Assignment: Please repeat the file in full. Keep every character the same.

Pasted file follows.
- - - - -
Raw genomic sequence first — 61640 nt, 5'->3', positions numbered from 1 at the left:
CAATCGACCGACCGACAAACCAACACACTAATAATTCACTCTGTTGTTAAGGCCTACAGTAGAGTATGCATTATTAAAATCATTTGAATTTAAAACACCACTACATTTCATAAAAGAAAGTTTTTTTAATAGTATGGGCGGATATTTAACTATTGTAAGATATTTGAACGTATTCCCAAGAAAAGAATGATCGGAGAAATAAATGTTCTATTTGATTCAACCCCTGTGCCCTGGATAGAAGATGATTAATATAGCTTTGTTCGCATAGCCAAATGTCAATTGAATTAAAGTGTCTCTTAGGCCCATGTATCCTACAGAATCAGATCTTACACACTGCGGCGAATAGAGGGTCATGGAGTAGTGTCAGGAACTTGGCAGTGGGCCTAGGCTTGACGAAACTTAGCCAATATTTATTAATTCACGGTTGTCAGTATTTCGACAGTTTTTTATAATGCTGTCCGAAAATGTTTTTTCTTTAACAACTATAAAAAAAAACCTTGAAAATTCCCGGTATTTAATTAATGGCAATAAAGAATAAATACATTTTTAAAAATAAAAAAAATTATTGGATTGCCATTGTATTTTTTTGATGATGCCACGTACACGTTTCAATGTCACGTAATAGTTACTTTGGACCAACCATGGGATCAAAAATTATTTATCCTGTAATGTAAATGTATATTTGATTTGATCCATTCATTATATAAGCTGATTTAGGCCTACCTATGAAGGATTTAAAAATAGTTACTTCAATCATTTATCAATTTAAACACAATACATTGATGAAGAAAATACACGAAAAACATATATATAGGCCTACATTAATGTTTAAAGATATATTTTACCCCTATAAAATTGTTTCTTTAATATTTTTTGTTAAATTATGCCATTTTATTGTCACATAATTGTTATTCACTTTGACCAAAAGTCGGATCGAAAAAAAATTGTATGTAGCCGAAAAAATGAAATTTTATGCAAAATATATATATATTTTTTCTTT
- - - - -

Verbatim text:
Raw genomic sequence first — 61640 nt, 5'->3', positions numbered from 1 at the left:
CAATCGACCGACCGACAAACCAACACACTAATAATTCACTCTGTTGTTAAGGCCTACAGTAGAGTATGCATTATTAAAATCATTTGAATTTAAAACACCACTACATTTCATAAAAGAAAGTTTTTTTAATAGTATGGGCGGATATTTAACTATTGTAAGATATTTGAACGTATTCCCAAGAAAAGAATGATCGGAGAAATAAATGTTCTATTTGATTCAACCCCTGTGCCCTGGATAGAAGATGATTAATATAGCTTTGTTCGCATAGCCAAATGTCAATTGAATTAAAGTGTCTCTTAGGCCCATGTATCCTACAGAATCAGATCTTACACACTGCGGCGAATAGAGGGTCATGGAGTAGTGTCAGGAACTTGGCAGTGGGCCTAGGCTTGACGAAACTTAGCCAATATTTATTAATTCACGGTTGTCAGTATTTCGACAGTTTTTTATAATGCTGTCCGAAAATGTTTTTTCTTTAACAACTATAAAAAAAAACCTTGAAAATTCCCGGTATTTAATTAATGGCAATAAAGAATAAATACATTTTTAAAAATAAAAAAAATTATTGGATTGCCATTGTATTTTTTTGATGATGCCACGTACACGTTTCAATGTCACGTAATAGTTACTTTGGACCAACCATGGGATCAAAAATTATTTATCCTGTAATGTAAATGTATATTTGATTTGATCCATTCATTATATAAGCTGATTTAGGCCTACCTATGAAGGATTTAAAAATAGTTACTTCAATCATTTATCAATTTAAACACAATACATTGATGAAGAAAATACACGAAAAACATATATATAGGCCTACATTAATGTTTAAAGATATATTTTACCCCTATAAAATTGTTTCTTTAATATTTTTTGTTAAATTATGCCATTTTATTGTCACATAATTGTTATTCACTTTGACCAAAAGTCGGATCGAAAAAAAATTGTATGTAGCCGAAAAAATGAAATTTTATGCAAAATATATATATATTTTTTCTTT